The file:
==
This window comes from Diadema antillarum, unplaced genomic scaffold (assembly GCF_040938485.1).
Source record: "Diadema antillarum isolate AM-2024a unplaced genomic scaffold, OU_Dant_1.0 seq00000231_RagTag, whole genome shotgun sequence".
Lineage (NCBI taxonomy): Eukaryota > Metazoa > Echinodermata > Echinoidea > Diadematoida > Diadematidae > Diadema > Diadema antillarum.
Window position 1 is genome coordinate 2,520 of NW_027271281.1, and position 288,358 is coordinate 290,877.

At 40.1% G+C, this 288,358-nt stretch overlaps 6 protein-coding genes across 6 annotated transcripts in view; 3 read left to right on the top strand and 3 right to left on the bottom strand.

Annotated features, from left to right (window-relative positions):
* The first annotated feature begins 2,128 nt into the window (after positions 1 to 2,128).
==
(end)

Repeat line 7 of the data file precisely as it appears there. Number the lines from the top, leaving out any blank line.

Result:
* The first annotated feature begins 2,128 nt into the window (after positions 1 to 2,128).